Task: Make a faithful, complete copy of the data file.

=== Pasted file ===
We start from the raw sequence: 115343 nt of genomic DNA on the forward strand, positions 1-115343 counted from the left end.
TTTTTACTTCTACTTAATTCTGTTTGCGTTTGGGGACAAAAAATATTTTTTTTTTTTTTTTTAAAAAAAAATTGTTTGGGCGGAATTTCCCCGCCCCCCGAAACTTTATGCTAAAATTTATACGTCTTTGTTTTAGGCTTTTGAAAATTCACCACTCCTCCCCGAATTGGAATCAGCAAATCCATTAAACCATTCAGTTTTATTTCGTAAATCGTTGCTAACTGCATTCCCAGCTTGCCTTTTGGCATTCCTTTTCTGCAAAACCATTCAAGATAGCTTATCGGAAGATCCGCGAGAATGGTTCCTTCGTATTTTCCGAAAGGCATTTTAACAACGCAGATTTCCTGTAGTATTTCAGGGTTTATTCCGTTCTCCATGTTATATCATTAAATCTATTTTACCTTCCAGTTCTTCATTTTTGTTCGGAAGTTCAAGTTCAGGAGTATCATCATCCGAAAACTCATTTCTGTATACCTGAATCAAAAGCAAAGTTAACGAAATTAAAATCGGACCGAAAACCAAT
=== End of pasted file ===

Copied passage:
We start from the raw sequence: 115343 nt of genomic DNA on the forward strand, positions 1-115343 counted from the left end.
TTTTTACTTCTACTTAATTCTGTTTGCGTTTGGGGACAAAAAATATTTTTTTTTTTTTTTTTAAAAAAAAATTGTTTGGGCGGAATTTCCCCGCCCCCCGAAACTTTATGCTAAAATTTATACGTCTTTGTTTTAGGCTTTTGAAAATTCACCACTCCTCCCCGAATTGGAATCAGCAAATCCATTAAACCATTCAGTTTTATTTCGTAAATCGTTGCTAACTGCATTCCCAGCTTGCCTTTTGGCATTCCTTTTCTGCAAAACCATTCAAGATAGCTTATCGGAAGATCCGCGAGAATGGTTCCTTCGTATTTTCCGAAAGGCATTTTAACAACGCAGATTTCCTGTAGTATTTCAGGGTTTATTCCGTTCTCCATGTTATATCATTAAATCTATTTTACCTTCCAGTTCTTCATTTTTGTTCGGAAGTTCAAGTTCAGGAGTATCATCATCCGAAAACTCATTTCTGTATACCTGAATCAAAAGCAAAGTTAACGAAATTAAAATCGGACCGAAAACCAAT